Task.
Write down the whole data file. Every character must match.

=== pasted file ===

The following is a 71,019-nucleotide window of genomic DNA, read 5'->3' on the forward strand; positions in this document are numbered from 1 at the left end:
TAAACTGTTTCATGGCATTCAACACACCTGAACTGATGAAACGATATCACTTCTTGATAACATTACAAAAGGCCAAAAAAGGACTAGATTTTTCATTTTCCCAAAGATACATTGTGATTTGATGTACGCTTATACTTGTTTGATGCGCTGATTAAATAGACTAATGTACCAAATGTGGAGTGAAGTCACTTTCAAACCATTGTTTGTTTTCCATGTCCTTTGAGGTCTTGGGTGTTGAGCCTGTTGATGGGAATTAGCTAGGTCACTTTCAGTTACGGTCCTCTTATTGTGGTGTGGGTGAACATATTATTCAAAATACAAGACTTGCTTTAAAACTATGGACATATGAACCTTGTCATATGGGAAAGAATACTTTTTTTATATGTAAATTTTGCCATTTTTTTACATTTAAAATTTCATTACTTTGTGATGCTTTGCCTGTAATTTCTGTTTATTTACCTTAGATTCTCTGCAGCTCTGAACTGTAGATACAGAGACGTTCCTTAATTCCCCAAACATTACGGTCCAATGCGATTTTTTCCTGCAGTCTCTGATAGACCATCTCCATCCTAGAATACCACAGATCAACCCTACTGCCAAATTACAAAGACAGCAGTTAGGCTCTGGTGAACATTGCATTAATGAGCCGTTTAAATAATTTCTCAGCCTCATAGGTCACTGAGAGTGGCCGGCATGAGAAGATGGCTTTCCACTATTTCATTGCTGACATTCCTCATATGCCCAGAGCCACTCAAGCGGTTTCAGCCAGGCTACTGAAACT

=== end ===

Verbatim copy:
The following is a 71,019-nucleotide window of genomic DNA, read 5'->3' on the forward strand; positions in this document are numbered from 1 at the left end:
TAAACTGTTTCATGGCATTCAACACACCTGAACTGATGAAACGATATCACTTCTTGATAACATTACAAAAGGCCAAAAAAGGACTAGATTTTTCATTTTCCCAAAGATACATTGTGATTTGATGTACGCTTATACTTGTTTGATGCGCTGATTAAATAGACTAATGTACCAAATGTGGAGTGAAGTCACTTTCAAACCATTGTTTGTTTTCCATGTCCTTTGAGGTCTTGGGTGTTGAGCCTGTTGATGGGAATTAGCTAGGTCACTTTCAGTTACGGTCCTCTTATTGTGGTGTGGGTGAACATATTATTCAAAATACAAGACTTGCTTTAAAACTATGGACATATGAACCTTGTCATATGGGAAAGAATACTTTTTTTATATGTAAATTTTGCCATTTTTTTACATTTAAAATTTCATTACTTTGTGATGCTTTGCCTGTAATTTCTGTTTATTTACCTTAGATTCTCTGCAGCTCTGAACTGTAGATACAGAGACGTTCCTTAATTCCCCAAACATTACGGTCCAATGCGATTTTTTCCTGCAGTCTCTGATAGACCATCTCCATCCTAGAATACCACAGATCAACCCTACTGCCAAATTACAAAGACAGCAGTTAGGCTCTGGTGAACATTGCATTAATGAGCCGTTTAAATAATTTCTCAGCCTCATAGGTCACTGAGAGTGGCCGGCATGAGAAGATGGCTTTCCACTATTTCATTGCTGACATTCCTCATATGCCCAGAGCCACTCAAGCGGTTTCAGCCAGGCTACTGAAACT